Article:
‘Campo Santo’: Hanging Out With Kafka

Jennifer Shuessler write in the New York Times:      

Sebald184 AFTER the German writer W. G. Sebald’s book ”The Emigrants” appeared in English in 1996, its previously obscure author was hailed as a writer whose work belonged on the high shelf alongside that of Kafka, Borges and Proust. A collection of portraits of four Central Europeans living in England and the United States, ”The Emigrants” was a mesmerizing but hard-to-classify combination of biography, fiction, memoir, travel sketch and antiquarian essay, accompanied by grainy black-and-white photographs of uncertain origin and often mysterious relationship to the text. Sebald’s themes, which deepened in the equally idiosyncratic and haunting books that were translated in the years to come, were nothing less than the persistence and fragility of memory and the terrifyingly random nature of history, as exemplified by its darkest 20th-century chapters. When Sebald — who spent most of his adult life teaching in British universities — was killed in a car accident in December 2001 at the age of 57, just after his novel ”Austerlitz” appeared in English, the ghastly event cut short a late-blooming career that seemed to be building toward an unusual greatness.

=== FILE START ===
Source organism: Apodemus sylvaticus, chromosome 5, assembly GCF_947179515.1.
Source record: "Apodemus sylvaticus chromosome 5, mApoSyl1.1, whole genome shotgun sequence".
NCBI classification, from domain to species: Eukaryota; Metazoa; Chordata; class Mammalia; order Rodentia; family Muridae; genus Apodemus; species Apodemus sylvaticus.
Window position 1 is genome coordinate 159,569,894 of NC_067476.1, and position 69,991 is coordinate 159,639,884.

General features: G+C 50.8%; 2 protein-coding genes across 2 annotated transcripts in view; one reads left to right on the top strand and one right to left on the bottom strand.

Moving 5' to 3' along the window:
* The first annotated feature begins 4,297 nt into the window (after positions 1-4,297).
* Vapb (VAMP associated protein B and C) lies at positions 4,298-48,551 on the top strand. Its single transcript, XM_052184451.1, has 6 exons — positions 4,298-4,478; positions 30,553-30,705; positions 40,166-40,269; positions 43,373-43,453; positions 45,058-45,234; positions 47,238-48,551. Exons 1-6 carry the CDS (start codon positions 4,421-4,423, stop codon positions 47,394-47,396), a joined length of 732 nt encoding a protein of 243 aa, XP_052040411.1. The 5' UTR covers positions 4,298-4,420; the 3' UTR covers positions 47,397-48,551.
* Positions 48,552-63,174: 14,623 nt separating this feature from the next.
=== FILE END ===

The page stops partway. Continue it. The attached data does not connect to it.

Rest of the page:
Still, the books have kept coming. ”Campo Santo,” Anthea Bell’s translation of 16 literary and critical essays published in newspapers and journals between 1975 and 2003, is just the latest Sebald work to appear since his death. But unlike such offerings as ”After Nature” and ”On the Natural History of Destruction,” it is very much a miscellany, and an often frustrating one. The early essays, on Peter Handke, Günter Grass and others, are written in a dense academic style and will be rough going for those who haven’t kept up with the authors in question. By the mid-1990’s, however, the familiar Sebald approach emerges. In these later essays, he doesn’t so much analyze his subjects — Kafka, Nabokov, Bruce Chatwin — as accompany them, turning them into Sebald characters: melancholy men living in a real or metaphorical exile, haunted by the past and the inevitability of their own dissolution.

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